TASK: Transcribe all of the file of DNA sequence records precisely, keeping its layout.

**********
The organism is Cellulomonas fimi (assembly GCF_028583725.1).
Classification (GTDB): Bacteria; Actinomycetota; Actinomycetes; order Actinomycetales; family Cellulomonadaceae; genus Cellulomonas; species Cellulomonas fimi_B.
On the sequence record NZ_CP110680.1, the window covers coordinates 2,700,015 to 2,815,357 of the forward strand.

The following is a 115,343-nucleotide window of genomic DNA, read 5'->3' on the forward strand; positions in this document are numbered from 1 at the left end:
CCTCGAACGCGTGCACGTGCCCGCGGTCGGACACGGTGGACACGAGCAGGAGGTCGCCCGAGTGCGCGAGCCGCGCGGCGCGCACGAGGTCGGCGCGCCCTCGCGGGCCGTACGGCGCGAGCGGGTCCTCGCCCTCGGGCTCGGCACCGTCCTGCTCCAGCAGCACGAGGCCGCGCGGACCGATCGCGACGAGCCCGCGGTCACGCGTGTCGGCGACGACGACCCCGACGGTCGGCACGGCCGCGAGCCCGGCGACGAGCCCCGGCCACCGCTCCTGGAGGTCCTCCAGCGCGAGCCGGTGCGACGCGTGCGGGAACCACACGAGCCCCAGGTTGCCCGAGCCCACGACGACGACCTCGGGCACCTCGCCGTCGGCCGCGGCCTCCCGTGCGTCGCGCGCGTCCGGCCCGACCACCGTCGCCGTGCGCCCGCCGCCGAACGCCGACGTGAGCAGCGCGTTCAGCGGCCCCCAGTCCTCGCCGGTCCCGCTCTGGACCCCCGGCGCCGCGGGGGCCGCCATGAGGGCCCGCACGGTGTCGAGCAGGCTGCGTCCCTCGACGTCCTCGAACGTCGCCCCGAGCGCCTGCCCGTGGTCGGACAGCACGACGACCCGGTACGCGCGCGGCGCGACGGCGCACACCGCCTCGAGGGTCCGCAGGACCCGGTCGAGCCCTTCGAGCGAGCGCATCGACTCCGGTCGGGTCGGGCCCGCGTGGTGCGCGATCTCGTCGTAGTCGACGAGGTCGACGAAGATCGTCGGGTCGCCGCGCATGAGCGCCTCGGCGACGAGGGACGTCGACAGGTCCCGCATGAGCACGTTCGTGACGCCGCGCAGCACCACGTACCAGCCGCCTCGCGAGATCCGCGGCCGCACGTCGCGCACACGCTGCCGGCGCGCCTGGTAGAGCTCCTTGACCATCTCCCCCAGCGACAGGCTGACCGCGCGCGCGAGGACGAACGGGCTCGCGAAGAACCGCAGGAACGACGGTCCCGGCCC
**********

The organism is Cellulomonas fimi (assembly GCF_028583725.1).
Classification (GTDB): Bacteria; Actinomycetota; Actinomycetes; order Actinomycetales; family Cellulomonadaceae; genus Cellulomonas; species Cellulomonas fimi_B.
On the sequence record NZ_CP110680.1, the window covers coordinates 2,700,015 to 2,815,357 of the forward strand.

The following is a 115,343-nucleotide window of genomic DNA, read 5'->3' on the forward strand; positions in this document are numbered from 1 at the left end:
CCTCGAACGCGTGCACGTGCCCGCGGTCGGACACGGTGGACACGAGCAGGAGGTCGCCCGAGTGCGCGAGCCGCGCGGCGCGCACGAGGTCGGCGCGCCCTCGCGGGCCGTACGGCGCGAGCGGGTCCTCGCCCTCGGGCTCGGCACCGTCCTGCTCCAGCAGCACGAGGCCGCGCGGACCGATCGCGACGAGCCCGCGGTCACGCGTGTCGGCGACGACGACCCCGACGGTCGGCACGGCCGCGAGCCCGGCGACGAGCCCCGGCCACCGCTCCTGGAGGTCCTCCAGCGCGAGCCGGTGCGACGCGTGCGGGAACCACACGAGCCCCAGGTTGCCCGAGCCCACGACGACGACCTCGGGCACCTCGCCGTCGGCCGCGGCCTCCCGTGCGTCGCGCGCGTCCGGCCCGACCACCGTCGCCGTGCGCCCGCCGCCGAACGCCGACGTGAGCAGCGCGTTCAGCGGCCCCCAGTCCTCGCCGGTCCCGCTCTGGACCCCCGGCGCCGCGGGGGCCGCCATGAGGGCCCGCACGGTGTCGAGCAGGCTGCGTCCCTCGACGTCCTCGAACGTCGCCCCGAGCGCCTGCCCGTGGTCGGACAGCACGACGACCCGGTACGCGCGCGGCGCGACGGCGCACACCGCCTCGAGGGTCCGCAGGACCCGGTCGAGCCCTTCGAGCGAGCGCATCGACTCCGGTCGGGTCGGGCCCGCGTGGTGCGCGATCTCGTCGTAGTCGACGAGGTCGACGAAGATCGTCGGGTCGCCGCGCATGAGCGCCTCGGCGACGAGGGACGTCGACAGGTCCCGCATGAGCACGTTCGTGACGCCGCGCAGCACCACGTACCAGCCGCCTCGCGAGATCCGCGGCCGCACGTCGCGCACACGCTGCCGGCGCGCCTGGTAGAGCTCCTTGACCATCTCCCCCAGCGACAGGCTGACCGCGCGCGCGAGGACGAACGGGCTCGCGAAGAACCGCAGGAACGACGGTCCCGGCCC